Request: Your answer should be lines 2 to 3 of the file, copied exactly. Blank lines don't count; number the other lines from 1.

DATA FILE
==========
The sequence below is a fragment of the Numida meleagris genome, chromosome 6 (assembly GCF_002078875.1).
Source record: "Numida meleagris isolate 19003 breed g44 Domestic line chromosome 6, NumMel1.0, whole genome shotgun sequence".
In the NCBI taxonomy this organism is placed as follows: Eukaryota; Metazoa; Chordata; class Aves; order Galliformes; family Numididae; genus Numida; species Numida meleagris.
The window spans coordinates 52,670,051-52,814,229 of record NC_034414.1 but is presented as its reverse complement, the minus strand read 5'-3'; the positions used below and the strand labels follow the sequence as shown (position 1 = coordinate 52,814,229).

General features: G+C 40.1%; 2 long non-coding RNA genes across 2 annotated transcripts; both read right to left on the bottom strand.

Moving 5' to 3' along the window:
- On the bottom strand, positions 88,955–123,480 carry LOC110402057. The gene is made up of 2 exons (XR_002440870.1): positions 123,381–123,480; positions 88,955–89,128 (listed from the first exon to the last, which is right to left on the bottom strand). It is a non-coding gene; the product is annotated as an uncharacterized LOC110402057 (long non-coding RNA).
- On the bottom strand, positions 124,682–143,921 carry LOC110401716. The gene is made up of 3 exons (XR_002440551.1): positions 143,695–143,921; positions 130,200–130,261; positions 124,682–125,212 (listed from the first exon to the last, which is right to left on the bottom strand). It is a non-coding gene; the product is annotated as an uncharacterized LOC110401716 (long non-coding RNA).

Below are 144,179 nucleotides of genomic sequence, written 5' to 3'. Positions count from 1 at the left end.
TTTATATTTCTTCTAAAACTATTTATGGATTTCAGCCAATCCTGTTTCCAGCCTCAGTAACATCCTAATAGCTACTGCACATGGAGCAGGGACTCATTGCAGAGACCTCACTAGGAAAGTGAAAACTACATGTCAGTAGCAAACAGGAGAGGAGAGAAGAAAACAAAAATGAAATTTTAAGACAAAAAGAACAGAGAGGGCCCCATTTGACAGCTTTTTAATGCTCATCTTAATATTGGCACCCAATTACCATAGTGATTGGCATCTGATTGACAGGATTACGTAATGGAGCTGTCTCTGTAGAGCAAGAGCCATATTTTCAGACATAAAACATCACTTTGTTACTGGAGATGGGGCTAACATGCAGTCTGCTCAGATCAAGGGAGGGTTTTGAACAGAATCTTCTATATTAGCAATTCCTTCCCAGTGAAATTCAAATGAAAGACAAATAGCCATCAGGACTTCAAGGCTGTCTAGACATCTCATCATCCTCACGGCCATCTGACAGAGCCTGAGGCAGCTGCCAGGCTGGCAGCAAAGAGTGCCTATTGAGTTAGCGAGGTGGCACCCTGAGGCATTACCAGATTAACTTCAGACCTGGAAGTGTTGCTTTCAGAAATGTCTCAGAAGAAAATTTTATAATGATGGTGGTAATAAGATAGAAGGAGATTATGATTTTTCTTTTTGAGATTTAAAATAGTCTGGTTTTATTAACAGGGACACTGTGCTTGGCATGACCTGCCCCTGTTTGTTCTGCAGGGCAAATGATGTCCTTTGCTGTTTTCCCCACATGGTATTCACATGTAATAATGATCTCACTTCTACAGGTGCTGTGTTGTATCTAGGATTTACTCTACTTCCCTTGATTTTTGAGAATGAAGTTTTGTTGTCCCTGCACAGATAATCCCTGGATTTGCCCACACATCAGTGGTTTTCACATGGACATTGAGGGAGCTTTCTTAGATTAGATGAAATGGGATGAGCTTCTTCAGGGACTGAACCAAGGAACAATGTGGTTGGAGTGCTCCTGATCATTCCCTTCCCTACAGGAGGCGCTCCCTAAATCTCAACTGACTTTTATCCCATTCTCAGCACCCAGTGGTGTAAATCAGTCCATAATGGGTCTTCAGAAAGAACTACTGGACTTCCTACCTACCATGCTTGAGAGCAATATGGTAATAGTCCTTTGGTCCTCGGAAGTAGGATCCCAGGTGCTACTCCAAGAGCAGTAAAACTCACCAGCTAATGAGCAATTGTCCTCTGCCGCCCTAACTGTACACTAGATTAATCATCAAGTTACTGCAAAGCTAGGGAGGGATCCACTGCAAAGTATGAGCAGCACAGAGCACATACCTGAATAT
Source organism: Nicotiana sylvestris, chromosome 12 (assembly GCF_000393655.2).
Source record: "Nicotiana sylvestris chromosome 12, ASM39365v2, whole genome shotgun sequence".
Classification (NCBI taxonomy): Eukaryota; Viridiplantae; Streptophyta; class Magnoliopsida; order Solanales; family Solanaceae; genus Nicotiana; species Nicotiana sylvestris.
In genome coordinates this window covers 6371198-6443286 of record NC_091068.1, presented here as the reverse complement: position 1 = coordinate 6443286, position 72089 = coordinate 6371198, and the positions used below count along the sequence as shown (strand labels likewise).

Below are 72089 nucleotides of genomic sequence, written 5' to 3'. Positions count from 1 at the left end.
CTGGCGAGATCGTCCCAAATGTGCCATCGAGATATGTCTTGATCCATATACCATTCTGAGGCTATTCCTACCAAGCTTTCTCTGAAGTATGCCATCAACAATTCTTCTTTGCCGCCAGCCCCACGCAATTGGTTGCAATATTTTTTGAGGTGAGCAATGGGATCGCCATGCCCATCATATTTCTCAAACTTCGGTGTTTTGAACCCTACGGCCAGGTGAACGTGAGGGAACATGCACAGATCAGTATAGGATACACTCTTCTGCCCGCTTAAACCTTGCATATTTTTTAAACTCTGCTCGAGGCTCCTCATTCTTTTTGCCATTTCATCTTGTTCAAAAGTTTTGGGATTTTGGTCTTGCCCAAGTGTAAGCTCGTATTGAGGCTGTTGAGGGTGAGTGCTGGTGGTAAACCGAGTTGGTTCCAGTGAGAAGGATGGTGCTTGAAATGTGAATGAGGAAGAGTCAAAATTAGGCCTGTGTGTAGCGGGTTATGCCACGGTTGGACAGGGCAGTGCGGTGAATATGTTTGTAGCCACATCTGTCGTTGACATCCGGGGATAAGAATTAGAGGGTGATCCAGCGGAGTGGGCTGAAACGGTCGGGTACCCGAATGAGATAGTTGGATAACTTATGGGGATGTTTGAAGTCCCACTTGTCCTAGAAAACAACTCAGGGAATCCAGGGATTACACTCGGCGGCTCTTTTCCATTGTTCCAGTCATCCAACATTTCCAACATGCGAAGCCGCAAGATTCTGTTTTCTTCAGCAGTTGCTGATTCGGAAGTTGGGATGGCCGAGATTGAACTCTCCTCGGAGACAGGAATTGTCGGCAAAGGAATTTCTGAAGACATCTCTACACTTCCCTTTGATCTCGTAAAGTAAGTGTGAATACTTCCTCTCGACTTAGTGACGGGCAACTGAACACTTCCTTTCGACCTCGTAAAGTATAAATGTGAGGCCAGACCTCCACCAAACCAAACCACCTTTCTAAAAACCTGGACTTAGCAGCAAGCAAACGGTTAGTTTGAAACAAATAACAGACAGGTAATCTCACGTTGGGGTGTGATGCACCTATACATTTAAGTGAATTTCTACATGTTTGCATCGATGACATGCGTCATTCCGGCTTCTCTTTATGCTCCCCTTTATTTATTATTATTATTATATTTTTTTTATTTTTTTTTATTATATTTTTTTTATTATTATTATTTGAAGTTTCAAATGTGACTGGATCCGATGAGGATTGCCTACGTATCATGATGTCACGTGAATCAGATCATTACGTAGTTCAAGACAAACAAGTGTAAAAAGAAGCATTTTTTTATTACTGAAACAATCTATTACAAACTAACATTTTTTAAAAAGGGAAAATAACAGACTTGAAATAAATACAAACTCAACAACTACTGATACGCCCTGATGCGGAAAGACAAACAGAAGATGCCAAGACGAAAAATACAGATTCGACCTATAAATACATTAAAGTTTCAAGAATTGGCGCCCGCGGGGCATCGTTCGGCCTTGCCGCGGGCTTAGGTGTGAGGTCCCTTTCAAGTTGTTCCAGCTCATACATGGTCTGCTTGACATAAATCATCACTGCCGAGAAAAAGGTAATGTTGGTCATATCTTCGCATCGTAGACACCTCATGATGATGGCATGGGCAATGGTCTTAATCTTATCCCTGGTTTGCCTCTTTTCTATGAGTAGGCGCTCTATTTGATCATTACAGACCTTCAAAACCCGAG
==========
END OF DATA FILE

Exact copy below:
Source record: "Numida meleagris isolate 19003 breed g44 Domestic line chromosome 6, NumMel1.0, whole genome shotgun sequence".
In the NCBI taxonomy this organism is placed as follows: Eukaryota; Metazoa; Chordata; class Aves; order Galliformes; family Numididae; genus Numida; species Numida meleagris.